Abstract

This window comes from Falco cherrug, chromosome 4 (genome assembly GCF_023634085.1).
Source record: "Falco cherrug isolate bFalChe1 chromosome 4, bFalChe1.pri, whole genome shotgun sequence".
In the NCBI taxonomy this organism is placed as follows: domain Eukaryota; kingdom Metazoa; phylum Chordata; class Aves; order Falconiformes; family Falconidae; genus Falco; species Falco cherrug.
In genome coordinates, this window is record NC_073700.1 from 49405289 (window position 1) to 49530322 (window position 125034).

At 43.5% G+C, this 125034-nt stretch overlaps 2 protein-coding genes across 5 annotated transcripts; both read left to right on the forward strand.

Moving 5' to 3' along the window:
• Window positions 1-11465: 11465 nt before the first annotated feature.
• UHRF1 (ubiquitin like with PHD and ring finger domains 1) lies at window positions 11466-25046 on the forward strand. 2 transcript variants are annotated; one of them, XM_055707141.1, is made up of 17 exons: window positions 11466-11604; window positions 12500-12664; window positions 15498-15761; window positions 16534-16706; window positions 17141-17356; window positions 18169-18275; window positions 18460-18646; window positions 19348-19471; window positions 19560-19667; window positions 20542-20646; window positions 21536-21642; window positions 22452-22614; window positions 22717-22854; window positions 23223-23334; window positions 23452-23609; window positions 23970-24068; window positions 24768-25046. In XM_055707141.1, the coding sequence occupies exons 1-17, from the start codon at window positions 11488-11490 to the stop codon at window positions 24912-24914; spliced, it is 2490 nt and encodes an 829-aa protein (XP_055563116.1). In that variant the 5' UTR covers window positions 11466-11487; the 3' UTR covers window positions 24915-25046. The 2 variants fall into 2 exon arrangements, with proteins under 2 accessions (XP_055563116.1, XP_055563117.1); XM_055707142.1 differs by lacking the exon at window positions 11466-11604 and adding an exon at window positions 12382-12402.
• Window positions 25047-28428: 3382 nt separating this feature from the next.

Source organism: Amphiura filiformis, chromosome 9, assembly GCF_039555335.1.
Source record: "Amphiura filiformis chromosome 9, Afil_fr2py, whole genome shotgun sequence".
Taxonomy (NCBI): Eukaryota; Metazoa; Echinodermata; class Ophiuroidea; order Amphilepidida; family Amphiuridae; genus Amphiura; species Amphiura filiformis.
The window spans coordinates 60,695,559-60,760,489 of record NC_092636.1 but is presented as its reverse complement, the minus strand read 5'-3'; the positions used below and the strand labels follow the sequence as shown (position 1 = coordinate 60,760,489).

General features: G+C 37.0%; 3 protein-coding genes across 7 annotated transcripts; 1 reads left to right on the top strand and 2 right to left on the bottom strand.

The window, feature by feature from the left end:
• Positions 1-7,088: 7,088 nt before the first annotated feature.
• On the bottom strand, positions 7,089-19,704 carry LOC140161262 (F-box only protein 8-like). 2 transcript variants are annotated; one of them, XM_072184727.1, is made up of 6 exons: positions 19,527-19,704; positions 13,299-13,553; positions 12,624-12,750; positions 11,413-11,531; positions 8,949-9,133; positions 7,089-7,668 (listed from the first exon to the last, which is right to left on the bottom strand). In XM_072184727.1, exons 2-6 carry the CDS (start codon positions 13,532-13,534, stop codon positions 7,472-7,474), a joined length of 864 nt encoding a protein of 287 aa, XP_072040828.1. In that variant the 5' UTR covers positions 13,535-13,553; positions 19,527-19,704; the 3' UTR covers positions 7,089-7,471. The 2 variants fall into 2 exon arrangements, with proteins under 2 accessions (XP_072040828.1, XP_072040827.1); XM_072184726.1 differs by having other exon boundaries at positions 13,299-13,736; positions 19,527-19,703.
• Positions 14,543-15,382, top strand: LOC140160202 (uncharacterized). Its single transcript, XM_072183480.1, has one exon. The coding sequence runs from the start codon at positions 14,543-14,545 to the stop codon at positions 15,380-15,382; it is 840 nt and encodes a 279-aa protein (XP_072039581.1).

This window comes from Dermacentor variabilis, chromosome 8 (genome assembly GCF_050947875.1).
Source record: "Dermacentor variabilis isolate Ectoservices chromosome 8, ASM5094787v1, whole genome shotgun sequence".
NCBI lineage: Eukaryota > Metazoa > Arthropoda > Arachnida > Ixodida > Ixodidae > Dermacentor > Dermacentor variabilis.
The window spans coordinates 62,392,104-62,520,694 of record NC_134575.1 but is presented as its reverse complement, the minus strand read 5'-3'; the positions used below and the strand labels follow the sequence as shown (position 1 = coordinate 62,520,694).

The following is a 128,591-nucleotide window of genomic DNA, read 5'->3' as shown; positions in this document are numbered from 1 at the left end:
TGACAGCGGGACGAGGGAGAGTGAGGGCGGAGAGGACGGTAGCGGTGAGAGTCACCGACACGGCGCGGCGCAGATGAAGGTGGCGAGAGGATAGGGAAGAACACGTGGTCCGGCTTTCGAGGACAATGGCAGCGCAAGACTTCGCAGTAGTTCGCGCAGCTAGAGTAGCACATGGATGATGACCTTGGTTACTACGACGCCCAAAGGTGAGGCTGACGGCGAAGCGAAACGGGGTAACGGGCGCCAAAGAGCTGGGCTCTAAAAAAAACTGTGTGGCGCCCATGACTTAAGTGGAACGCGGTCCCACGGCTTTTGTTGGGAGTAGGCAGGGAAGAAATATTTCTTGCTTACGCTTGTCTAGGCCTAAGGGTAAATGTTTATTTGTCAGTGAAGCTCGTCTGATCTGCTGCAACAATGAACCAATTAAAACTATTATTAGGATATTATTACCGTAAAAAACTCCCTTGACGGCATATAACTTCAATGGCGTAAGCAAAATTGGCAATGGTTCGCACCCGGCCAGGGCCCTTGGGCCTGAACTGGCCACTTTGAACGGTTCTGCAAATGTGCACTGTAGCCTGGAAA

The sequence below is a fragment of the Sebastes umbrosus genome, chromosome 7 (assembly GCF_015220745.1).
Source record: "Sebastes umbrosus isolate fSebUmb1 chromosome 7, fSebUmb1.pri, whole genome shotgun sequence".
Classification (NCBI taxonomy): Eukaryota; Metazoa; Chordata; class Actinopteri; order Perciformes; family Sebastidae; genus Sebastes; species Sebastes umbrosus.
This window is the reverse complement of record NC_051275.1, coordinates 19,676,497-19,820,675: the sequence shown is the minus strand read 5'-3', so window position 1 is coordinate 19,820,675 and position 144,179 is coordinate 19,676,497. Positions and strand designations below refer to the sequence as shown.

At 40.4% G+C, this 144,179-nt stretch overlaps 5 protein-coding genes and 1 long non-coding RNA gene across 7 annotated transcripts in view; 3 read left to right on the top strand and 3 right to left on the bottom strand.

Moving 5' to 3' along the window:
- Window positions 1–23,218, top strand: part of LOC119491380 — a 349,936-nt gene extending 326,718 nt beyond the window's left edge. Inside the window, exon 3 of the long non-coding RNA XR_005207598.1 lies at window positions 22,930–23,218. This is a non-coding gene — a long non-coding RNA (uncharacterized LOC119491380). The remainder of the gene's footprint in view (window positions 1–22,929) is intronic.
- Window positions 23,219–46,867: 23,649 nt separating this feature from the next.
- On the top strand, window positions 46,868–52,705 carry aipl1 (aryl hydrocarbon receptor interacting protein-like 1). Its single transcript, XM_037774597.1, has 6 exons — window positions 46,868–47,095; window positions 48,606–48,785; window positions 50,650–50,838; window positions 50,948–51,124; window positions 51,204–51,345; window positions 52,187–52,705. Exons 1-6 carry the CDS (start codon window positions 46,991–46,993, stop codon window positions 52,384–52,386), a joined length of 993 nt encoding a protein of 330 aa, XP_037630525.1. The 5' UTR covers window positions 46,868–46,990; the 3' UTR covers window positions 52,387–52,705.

A new consideration of oxygen isotope resetting among metamorphic minerals is made accounting for (1) the possibility of f H2O -buffering by typical mineral assemblages during cooling and (2) experimental data that show that high f H2O correlates with high diffusion rates. Isotope closure temperatures in buffered rocks are intermediate between simpler predictions based on "wet" (1 kbar hydrothermal) and "dry" (P<1 atm, H 2 O-absent) diffusion experiments, but are typically within approximately 50 degrees C of closure temperature estimates that use "wet" diffusion rates, yet 200-300 degrees C different from "dry." Even though many rocks may be "dry" in that they lack a hydrous fluid that is physically present during cooling, buffering of f H2O results in quasi-"wet" diffusion rates. Re-evaluation of published data shows that most rocks indeed exhibit substantial isotope resetting that is best matched by predictions of f H2O -buffering models. Wet- and dry-diffusion models somewhat overestimate and greatly underestimate resetting respectively. Previous interpretations invoking "dry" diffusion rates may derive from erroneous fractionation factors or faster cooling rates than assumed. The rare preservation of isotope closure temperatures that are higher than predicted may reflect faster than expected cooling rates or extraordinarily low f H2O in conjunction with anhydrous assemblages.

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